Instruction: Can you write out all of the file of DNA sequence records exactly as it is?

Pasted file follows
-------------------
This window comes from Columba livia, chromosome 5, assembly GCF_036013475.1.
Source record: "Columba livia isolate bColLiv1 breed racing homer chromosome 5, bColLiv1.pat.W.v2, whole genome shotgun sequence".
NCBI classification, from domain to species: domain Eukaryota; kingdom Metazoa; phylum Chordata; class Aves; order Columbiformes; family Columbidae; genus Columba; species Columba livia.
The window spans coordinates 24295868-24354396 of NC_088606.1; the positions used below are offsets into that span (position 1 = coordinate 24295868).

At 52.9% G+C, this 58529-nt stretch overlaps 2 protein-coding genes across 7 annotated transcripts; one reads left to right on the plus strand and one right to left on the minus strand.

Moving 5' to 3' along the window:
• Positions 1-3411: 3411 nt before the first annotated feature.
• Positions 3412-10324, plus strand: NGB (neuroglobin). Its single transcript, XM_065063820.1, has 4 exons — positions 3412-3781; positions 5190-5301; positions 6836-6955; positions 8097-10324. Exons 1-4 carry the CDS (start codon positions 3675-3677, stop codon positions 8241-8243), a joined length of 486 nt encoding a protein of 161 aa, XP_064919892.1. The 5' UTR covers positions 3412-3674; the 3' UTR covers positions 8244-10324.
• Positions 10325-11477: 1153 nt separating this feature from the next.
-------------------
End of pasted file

This window comes from Columba livia, chromosome 5, assembly GCF_036013475.1.
Source record: "Columba livia isolate bColLiv1 breed racing homer chromosome 5, bColLiv1.pat.W.v2, whole genome shotgun sequence".
NCBI classification, from domain to species: domain Eukaryota; kingdom Metazoa; phylum Chordata; class Aves; order Columbiformes; family Columbidae; genus Columba; species Columba livia.
The window spans coordinates 24295868-24354396 of NC_088606.1; the positions used below are offsets into that span (position 1 = coordinate 24295868).

At 52.9% G+C, this 58529-nt stretch overlaps 2 protein-coding genes across 7 annotated transcripts; one reads left to right on the plus strand and one right to left on the minus strand.

Moving 5' to 3' along the window:
• Positions 1-3411: 3411 nt before the first annotated feature.
• Positions 3412-10324, plus strand: NGB (neuroglobin). Its single transcript, XM_065063820.1, has 4 exons — positions 3412-3781; positions 5190-5301; positions 6836-6955; positions 8097-10324. Exons 1-4 carry the CDS (start codon positions 3675-3677, stop codon positions 8241-8243), a joined length of 486 nt encoding a protein of 161 aa, XP_064919892.1. The 5' UTR covers positions 3412-3674; the 3' UTR covers positions 8244-10324.
• Positions 10325-11477: 1153 nt separating this feature from the next.